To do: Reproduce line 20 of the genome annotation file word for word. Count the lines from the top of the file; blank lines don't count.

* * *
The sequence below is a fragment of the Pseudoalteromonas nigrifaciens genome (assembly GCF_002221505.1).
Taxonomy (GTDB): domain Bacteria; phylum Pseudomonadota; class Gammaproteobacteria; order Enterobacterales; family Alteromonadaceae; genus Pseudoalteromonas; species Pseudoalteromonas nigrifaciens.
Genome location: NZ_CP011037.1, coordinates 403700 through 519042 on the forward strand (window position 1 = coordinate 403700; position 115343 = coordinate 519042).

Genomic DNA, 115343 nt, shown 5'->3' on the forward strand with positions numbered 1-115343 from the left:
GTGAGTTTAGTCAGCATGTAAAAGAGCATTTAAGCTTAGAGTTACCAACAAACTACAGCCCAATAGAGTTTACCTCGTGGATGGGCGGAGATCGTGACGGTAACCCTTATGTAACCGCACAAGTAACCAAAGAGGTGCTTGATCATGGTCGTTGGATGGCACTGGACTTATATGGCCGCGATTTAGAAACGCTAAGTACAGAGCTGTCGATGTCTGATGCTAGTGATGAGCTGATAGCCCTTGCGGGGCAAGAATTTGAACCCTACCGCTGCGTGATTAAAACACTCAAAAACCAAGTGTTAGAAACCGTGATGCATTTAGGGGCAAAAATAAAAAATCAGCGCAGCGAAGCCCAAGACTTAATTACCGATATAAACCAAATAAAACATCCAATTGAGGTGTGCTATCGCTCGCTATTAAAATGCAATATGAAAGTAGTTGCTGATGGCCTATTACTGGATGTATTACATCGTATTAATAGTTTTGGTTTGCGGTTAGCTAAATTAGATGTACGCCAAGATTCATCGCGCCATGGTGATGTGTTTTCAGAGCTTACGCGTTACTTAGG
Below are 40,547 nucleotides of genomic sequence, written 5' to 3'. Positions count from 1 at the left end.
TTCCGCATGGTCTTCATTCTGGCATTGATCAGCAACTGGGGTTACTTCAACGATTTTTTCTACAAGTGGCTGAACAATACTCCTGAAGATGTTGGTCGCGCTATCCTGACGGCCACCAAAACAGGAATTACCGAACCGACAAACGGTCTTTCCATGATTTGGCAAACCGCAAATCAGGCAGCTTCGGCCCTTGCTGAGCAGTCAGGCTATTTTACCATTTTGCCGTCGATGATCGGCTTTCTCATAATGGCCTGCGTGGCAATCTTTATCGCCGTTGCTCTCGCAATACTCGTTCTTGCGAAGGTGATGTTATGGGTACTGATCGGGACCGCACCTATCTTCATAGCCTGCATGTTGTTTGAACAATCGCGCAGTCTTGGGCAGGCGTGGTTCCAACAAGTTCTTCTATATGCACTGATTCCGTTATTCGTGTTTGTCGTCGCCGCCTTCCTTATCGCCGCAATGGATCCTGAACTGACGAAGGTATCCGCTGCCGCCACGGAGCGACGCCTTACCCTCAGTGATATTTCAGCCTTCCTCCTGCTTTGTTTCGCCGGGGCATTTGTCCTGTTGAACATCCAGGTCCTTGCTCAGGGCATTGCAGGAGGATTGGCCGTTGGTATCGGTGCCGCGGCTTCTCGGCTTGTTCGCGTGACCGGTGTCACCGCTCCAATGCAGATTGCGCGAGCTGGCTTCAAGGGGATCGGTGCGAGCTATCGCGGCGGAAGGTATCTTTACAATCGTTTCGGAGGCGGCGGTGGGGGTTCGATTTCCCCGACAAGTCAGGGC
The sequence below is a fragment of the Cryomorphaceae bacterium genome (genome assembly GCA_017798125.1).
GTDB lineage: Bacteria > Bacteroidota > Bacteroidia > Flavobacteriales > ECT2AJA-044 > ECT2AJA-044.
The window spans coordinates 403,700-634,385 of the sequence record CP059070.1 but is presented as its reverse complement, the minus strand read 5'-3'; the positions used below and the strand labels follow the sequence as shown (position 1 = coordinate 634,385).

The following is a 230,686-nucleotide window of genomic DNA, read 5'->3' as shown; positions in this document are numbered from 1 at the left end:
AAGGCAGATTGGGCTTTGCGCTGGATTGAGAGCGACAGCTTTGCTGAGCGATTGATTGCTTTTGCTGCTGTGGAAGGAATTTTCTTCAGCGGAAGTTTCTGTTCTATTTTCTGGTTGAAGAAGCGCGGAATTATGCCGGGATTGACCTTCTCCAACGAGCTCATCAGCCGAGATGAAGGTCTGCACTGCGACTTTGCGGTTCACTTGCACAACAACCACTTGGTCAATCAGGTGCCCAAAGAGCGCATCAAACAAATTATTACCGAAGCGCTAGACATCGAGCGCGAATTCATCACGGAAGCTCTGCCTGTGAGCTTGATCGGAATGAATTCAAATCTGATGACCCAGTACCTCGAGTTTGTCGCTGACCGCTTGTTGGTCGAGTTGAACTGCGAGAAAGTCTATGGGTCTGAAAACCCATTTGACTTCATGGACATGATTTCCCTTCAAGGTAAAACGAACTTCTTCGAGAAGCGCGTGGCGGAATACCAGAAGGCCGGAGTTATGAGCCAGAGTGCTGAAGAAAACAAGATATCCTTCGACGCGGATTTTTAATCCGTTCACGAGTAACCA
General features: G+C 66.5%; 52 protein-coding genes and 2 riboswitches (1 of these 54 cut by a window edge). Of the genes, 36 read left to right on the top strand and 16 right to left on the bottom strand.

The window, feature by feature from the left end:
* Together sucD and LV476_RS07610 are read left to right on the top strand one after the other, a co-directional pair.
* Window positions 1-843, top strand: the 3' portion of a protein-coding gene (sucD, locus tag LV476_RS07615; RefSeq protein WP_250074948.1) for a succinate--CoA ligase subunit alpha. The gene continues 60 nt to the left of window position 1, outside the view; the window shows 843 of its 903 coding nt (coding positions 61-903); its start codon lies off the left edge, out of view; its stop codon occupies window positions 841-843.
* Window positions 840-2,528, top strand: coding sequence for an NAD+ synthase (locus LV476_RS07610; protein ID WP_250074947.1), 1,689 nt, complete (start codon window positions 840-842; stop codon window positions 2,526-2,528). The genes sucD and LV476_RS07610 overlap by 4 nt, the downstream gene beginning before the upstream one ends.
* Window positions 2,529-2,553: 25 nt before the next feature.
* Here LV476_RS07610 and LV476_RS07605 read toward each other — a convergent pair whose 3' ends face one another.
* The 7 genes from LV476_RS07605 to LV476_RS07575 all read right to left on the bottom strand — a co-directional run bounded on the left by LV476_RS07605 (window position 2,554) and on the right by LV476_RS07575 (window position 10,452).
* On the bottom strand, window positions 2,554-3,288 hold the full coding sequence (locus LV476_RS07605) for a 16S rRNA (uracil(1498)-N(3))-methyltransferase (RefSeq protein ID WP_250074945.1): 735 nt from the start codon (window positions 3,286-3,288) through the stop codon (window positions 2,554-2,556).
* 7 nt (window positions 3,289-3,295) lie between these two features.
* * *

* The 7 genes from LV476_RS07605 to LV476_RS07575 all read right to left on the bottom strand — a co-directional run bounded on the left by LV476_RS07605 (window position 2,554) and on the right by LV476_RS07575 (window position 10,452).